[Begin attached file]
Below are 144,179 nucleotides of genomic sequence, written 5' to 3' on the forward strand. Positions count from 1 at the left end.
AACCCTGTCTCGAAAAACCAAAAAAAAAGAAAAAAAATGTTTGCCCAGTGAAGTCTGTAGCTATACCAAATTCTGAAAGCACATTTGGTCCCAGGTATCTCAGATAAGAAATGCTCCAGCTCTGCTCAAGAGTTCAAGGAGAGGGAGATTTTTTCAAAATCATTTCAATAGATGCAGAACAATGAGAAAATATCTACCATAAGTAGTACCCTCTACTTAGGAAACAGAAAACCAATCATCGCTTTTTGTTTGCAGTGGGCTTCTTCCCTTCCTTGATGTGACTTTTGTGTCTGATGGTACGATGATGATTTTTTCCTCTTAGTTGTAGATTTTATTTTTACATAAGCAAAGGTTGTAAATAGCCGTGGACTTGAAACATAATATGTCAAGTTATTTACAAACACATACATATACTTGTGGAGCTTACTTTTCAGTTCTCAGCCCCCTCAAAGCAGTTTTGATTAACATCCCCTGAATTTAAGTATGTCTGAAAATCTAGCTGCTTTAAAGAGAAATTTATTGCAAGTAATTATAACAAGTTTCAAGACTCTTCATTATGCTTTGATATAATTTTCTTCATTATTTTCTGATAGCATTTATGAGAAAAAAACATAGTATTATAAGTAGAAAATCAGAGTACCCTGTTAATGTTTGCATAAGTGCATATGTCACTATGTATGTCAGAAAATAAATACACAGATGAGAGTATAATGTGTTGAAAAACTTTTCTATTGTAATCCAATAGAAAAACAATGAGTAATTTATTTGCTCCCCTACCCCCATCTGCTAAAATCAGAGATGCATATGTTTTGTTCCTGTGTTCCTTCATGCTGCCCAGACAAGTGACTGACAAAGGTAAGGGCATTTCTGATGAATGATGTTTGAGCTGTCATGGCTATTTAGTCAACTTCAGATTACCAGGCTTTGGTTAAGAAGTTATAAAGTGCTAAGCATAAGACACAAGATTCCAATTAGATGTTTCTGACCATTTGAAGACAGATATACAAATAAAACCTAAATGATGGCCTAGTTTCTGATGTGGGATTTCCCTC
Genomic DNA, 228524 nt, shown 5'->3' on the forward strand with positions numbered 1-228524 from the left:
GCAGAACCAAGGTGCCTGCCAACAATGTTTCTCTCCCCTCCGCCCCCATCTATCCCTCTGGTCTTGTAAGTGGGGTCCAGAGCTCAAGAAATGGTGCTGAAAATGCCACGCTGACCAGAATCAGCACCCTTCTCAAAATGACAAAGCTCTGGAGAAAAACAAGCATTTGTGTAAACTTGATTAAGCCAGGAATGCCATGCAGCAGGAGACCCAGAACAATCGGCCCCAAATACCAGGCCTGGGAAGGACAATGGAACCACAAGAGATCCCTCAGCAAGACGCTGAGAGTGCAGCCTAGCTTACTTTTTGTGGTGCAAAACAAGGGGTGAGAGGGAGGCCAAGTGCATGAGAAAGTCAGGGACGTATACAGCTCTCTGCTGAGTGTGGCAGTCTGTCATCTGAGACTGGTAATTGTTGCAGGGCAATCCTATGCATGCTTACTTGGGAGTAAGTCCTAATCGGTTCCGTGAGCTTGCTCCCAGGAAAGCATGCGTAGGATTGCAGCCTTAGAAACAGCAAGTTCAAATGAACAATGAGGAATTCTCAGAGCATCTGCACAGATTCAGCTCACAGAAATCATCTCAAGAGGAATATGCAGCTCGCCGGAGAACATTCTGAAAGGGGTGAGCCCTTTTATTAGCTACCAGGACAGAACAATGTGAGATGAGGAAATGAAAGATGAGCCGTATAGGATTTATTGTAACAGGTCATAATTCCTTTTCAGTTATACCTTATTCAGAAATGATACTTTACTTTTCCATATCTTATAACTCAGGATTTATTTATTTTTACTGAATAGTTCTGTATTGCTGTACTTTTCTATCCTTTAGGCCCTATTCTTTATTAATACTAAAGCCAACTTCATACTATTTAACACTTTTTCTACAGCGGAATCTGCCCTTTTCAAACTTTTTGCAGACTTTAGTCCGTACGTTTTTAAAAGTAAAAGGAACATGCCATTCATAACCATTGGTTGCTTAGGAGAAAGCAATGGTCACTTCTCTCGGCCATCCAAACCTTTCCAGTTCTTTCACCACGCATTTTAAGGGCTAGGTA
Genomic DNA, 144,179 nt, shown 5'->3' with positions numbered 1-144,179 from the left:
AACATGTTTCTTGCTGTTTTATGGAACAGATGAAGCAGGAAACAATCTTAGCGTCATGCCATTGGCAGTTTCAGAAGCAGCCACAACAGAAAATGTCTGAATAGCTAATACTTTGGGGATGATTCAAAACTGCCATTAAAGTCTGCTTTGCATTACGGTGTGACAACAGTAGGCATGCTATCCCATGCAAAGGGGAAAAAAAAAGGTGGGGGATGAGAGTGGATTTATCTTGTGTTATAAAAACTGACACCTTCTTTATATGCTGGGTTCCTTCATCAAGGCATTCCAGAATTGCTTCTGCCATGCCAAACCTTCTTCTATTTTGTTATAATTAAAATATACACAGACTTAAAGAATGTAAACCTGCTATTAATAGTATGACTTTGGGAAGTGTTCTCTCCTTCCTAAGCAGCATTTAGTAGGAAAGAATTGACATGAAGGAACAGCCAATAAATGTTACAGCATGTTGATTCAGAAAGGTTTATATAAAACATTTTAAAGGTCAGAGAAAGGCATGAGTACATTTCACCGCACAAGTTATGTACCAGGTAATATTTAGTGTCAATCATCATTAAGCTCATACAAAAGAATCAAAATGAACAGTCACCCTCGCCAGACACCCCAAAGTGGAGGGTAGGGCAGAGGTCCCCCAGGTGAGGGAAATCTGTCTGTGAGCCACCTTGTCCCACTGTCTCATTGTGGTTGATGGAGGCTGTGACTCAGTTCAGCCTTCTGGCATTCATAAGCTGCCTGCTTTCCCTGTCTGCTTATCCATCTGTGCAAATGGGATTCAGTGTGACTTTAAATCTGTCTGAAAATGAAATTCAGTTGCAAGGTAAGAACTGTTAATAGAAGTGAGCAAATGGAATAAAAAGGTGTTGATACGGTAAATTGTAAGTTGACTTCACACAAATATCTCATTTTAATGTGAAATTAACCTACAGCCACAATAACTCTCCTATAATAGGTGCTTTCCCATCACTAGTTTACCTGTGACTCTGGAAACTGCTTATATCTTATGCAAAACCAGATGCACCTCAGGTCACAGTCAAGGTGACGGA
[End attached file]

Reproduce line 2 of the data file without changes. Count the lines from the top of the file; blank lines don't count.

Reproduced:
AACCCTGTCTCGAAAAACCAAAAAAAAAGAAAAAAAATGTTTGCCCAGTGAAGTCTGTAGCTATACCAAATTCTGAAAGCACATTTGGTCCCAGGTATCTCAGATAAGAAATGCTCCAGCTCTGCTCAAGAGTTCAAGGAGAGGGAGATTTTTTCAAAATCATTTCAATAGATGCAGAACAATGAGAAAATATCTACCATAAGTAGTACCCTCTACTTAGGAAACAGAAAACCAATCATCGCTTTTTGTTTGCAGTGGGCTTCTTCCCTTCCTTGATGTGACTTTTGTGTCTGATGGTACGATGATGATTTTTTCCTCTTAGTTGTAGATTTTATTTTTACATAAGCAAAGGTTGTAAATAGCCGTGGACTTGAAACATAATATGTCAAGTTATTTACAAACACATACATATACTTGTGGAGCTTACTTTTCAGTTCTCAGCCCCCTCAAAGCAGTTTTGATTAACATCCCCTGAATTTAAGTATGTCTGAAAATCTAGCTGCTTTAAAGAGAAATTTATTGCAAGTAATTATAACAAGTTTCAAGACTCTTCATTATGCTTTGATATAATTTTCTTCATTATTTTCTGATAGCATTTATGAGAAAAAAACATAGTATTATAAGTAGAAAATCAGAGTACCCTGTTAATGTTTGCATAAGTGCATATGTCACTATGTATGTCAGAAAATAAATACACAGATGAGAGTATAATGTGTTGAAAAACTTTTCTATTGTAATCCAATAGAAAAACAATGAGTAATTTATTTGCTCCCCTACCCCCATCTGCTAAAATCAGAGATGCATATGTTTTGTTCCTGTGTTCCTTCATGCTGCCCAGACAAGTGACTGACAAAGGTAAGGGCATTTCTGATGAATGATGTTTGAGCTGTCATGGCTATTTAGTCAACTTCAGATTACCAGGCTTTGGTTAAGAAGTTATAAAGTGCTAAGCATAAGACACAAGATTCCAATTAGATGTTTCTGACCATTTGAAGACAGATATACAAATAAAACCTAAATGATGGCCTAGTTTCTGATGTGGGATTTCCCTC